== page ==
My Deep Dive into Web 3

Table of Contents

February 21, 2022 3 min read

My Deep Dive into Web 3

An exciting self paced learning experience with blockchain,

An Exciting Prospect

The idea of a blockchain was relatively new to me, one that resonated with me only in theory. With crypto being the new buzzword, I had an inkling that blockchain, the underlying technology for all cryptocurrency, was quite understated in its ability to bring in new opportunities and how it can be leveraged to transform our everyday lives.

I went down this twitter famous “web3 rabbit hole” and watched various seminars by a variety of experts in the domain. In my mind, it felt like the pieces of a puzzle coming together, as I gained more clarity on the transparency and the delegation of authority that blockchain brings about.

Blockchain felt like an intricate system, very much in its nascent stages

I felt it was an intricate system, very much in its nascent stages that has grabbed a lot of eyeballs, from both tech enthusiasts and the non-crypto native crowd( a new term I coined .. lol). Blockchain essentially replaces the conventional primary authoritative systems with a system that is constantly monitored by a network of nodes, thus effectively eliminating the chances of a malicious attack, taking down the entire system.

Web 2 to Web 3

My experience so far in Web 2.0 development was to create back-end facilities for applications across several tech stacks like Node Js, Nest Js, FastAPI with MongoDB and ArangoDB. I had taken this further by creating CI/CD pipelines for these applications using Jenkins and finally deploying them by spinning up a Docker container on a remote server.

The idea of shifting from web2 to web3 was quite new to me and honestly, an exciting one too. Contrary to the conventional API calls, one would be calling contract methods to interact with the blockchain in web3 which made it something quite new and interesting to work on.

Instead of API calls, one would be calling contract methods

Picking up from where I left off, I continued my deep dive into understanding the crypto space better and decided to take a first-principles approach to figuring out where blockchain can be integrated in the entire picture of a full-stack application. I watched numerous videos by some field experts like Andreas M Antonopoulous, which gave me great insights into community dynamics and adoption rates of new Dapps being built. My journey so far encouraged and motivated me to learn more, eventually getting me excited to start tinkering and building Dapps.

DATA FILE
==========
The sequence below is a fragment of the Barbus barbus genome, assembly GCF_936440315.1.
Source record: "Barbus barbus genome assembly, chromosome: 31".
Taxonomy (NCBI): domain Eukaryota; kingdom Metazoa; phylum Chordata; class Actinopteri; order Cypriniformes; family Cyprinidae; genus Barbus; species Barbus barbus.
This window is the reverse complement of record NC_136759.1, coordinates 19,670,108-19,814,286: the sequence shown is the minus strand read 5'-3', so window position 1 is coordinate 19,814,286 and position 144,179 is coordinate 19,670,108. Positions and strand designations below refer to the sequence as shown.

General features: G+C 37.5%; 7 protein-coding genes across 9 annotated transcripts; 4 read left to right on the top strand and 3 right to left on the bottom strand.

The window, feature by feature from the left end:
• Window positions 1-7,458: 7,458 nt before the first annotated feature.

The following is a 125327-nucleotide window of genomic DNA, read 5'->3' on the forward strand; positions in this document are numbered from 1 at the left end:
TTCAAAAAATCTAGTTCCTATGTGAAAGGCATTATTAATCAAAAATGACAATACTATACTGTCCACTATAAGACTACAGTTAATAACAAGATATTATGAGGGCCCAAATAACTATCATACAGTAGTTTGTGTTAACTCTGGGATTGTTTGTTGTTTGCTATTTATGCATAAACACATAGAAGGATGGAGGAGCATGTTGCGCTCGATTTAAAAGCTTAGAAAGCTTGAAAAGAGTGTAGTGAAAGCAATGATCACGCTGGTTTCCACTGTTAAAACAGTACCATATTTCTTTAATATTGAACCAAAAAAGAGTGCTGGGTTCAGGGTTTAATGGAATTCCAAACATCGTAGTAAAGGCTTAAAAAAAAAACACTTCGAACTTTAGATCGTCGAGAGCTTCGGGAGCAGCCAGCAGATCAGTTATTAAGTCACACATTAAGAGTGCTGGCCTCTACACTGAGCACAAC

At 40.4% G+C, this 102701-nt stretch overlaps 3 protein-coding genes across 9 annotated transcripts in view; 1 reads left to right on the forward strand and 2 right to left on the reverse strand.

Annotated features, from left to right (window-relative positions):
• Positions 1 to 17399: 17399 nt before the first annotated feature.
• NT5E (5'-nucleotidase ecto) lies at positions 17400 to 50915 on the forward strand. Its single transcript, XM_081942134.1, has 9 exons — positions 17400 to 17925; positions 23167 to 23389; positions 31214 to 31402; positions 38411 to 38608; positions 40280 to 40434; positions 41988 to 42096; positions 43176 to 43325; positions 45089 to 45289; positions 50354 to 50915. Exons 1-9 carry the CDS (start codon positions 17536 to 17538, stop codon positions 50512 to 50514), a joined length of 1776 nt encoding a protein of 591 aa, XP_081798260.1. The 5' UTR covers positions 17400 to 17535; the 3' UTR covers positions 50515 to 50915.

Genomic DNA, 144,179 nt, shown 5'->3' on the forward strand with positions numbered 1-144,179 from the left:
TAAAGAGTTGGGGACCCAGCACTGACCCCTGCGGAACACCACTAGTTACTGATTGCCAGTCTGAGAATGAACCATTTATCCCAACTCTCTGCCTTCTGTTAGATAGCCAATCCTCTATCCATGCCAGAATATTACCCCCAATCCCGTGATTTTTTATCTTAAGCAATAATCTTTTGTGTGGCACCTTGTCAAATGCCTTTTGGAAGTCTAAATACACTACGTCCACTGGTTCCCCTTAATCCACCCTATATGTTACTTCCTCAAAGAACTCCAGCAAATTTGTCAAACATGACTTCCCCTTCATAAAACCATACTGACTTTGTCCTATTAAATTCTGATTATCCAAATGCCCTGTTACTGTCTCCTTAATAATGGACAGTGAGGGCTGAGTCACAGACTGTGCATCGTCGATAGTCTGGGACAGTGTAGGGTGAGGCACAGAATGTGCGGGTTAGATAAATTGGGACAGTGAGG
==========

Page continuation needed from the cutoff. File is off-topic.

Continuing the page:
One of the more prominent communities around is NEAR, formed by the NEAR collective. The use of a delegated Proof of Stake helps NEAR be energy efficient and environmentally friendly while the use of sharding and migration systems like Aurora and Rainbow bridge helps developers transfer their applications from other blockchains to NEAR , making it one of the most developer and user-friendly blockchain protocol.

NEAR is one of the most dev and user friendly blockchain protocol

The use of simple wallets with free human-readable addresses attracts users all around, thus giving NEAR an edge on top of being cost-effective too.

Developing and deploying contracts are basic ways to work with NEAR applications. These contracts work as an interface with the blockchain in their entirety and could be thought analogous to a conventional backend facility in a Web2 application with an additional feature of enabling token transactions without the use of third entities. The contracts can be written in Rust and Assembly Script and are essentially deployed on a wallet. The development of these contracts was something I learned by attending the NCD-1 lectures by Sherif Abushadi and following the NCD lecture series. Working on the given sample applications helped me understand the entire process better.

The contracts can be written in Rust and Assembly Script and are essentially deployed on a wallet

Moving on, I will be working on designing and developing contracts of Wagmeet, figuring out the cross contract calls, the data structures to be used with respect to the expected features of the application, and finally documenting my work.

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